Staycation boom for the Highlands once coronavirus lockdown is lifted?
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There is a rare bit of good news for the Highlands’ tourist industry, with some experts expressing cautious optimism the region could benefit from a rise in staycation bookings.
With the prospects of summer holidays abroad all but disappearing, beleaguered local tourism businesses could get the chance to cash in.
The news came as reports indicate more than half of Scots want to holiday in the Highlands this year.
EasyJet also announced this week that domestic flights in and out of Inverness Airport are among those it plans to reinstate from June 15, with passengers and crew required to wear face coverings.
This would be a huge boost for one of the region’s most important business sectors.
Although some hospitality leaders still fear this season will be a write-off, others see tentative signs of hope.
Self-catering facilities and campsites are expected to be the first to see an upsurge in interest, although hotels, guesthouses and other hospitality businesses could lag behind due to social-distancing difficulties.
Mike Spencer-Nairn, owner of an award-winning 10 luxury cabin complex near Beauly, has noticed a spike in inquiries recently.
He said the majority of new bookings were for this autumn or next year, but there was still optimism among visitors that the restrictions will have eased to enable a break later this summer.
“Obviously, none of us know how it is going to play out,” he said. “It will depend on specific advice.’’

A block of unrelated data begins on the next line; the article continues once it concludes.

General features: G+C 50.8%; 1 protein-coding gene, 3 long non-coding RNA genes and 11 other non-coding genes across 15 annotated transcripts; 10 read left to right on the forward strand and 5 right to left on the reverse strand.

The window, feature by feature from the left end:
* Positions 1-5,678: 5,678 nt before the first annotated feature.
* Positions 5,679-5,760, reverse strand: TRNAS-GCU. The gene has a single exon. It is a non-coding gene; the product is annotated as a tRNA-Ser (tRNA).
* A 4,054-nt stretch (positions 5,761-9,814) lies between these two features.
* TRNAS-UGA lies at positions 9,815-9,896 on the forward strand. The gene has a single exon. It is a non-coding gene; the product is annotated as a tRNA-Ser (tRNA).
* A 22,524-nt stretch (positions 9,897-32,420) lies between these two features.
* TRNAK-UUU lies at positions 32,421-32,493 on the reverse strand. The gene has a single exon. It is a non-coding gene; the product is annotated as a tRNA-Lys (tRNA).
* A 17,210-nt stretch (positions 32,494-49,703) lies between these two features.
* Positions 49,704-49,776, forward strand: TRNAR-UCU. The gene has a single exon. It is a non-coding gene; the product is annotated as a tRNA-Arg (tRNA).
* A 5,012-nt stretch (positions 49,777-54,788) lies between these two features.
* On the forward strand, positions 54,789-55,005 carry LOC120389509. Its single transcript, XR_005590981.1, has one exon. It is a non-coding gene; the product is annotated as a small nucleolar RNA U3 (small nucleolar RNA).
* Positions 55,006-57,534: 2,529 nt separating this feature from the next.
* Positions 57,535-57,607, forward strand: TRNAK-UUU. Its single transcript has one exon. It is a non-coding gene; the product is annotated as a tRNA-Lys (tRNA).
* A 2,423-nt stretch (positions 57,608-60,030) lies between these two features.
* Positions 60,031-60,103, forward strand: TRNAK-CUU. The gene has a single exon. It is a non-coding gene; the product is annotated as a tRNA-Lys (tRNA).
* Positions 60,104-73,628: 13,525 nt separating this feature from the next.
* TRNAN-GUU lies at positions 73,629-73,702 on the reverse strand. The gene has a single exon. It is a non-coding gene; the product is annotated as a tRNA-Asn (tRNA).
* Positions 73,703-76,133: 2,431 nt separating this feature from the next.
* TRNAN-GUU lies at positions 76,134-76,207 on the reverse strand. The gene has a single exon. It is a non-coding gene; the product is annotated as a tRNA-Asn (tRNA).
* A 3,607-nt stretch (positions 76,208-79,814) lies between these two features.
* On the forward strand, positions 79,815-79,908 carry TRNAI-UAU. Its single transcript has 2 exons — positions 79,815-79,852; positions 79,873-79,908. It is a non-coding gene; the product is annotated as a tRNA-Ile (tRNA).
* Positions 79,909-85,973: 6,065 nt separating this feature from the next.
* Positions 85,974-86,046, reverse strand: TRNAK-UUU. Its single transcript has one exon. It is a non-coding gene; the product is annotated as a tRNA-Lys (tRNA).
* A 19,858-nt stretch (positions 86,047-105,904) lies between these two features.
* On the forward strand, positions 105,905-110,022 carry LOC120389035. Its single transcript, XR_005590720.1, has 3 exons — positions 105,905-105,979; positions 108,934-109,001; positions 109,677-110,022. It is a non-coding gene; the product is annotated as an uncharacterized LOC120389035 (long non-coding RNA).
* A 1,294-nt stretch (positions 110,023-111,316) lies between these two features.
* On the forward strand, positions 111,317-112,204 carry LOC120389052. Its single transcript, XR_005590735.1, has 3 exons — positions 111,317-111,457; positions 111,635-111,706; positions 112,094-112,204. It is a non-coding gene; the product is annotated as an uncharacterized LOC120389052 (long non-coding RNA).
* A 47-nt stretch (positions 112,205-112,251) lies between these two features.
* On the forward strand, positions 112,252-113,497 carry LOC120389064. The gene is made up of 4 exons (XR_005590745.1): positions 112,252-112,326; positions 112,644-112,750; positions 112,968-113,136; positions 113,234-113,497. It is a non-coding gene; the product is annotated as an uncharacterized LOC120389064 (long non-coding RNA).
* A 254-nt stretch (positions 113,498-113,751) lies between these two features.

He is “quietly confident” he might be able to reopen in July, but acknowledged that a possible economic recession could impact on people’s holiday plans.
Elaine Pope and Iain Mackintosh, the owners of Ardtower Caravan Park in Culloden Road, also remain optimistic.
Miss Pope said between 60 and 70 per cent of visits were repeat business and some customers were poised to return as soon as the site reopens.
“From a mental health point of view, people will need to get away from their homes and have a break, but it will be very challenging,” she said.
Brian MacDonald, the manager of Bught Park Caravan Park and Campsite in Inverness, said the site has bookings for August and September, but he was doubtful of opening this year.
“The campsite is a mass gathering area, so there is no way we can open until the government says,” he said. “It is a bit of a nightmare, but you just have to get on with it.”
Daniel Mackenzie-Winters, chairman of the Inverness Bed and Breakfast Association, said any reopening needed to be responsible and sustainable.
“We recognise it’s a delicate balance between health and the economy,” he said. “The hospitality of the Highlands is well known so we don’t want to compromise this in any way.”
Last week sector leaders from across the north Highlands signed an open letter to the First Minister demanding action to support the industry up to Easter next year, saying that lockdown lasting until autumn could be “ruinous”.
Chris Taylor, VisitScotland’s regional leadership director, said it was working on a recovery plan to help the industry.
“We expect the first stage of the recovery to focus around domestic tourism, with people travelling to locations close to home,” he said. “But we are also gathering data and marketing intelligence from international markets to be able to gauge where we focus our efforts once international travel restrictions are lifted.
“As the lockdown measures ease, we will continue to support businesses and help the tourism industry become an economic and social powerhouse again; this is at the heart of everything we do.”
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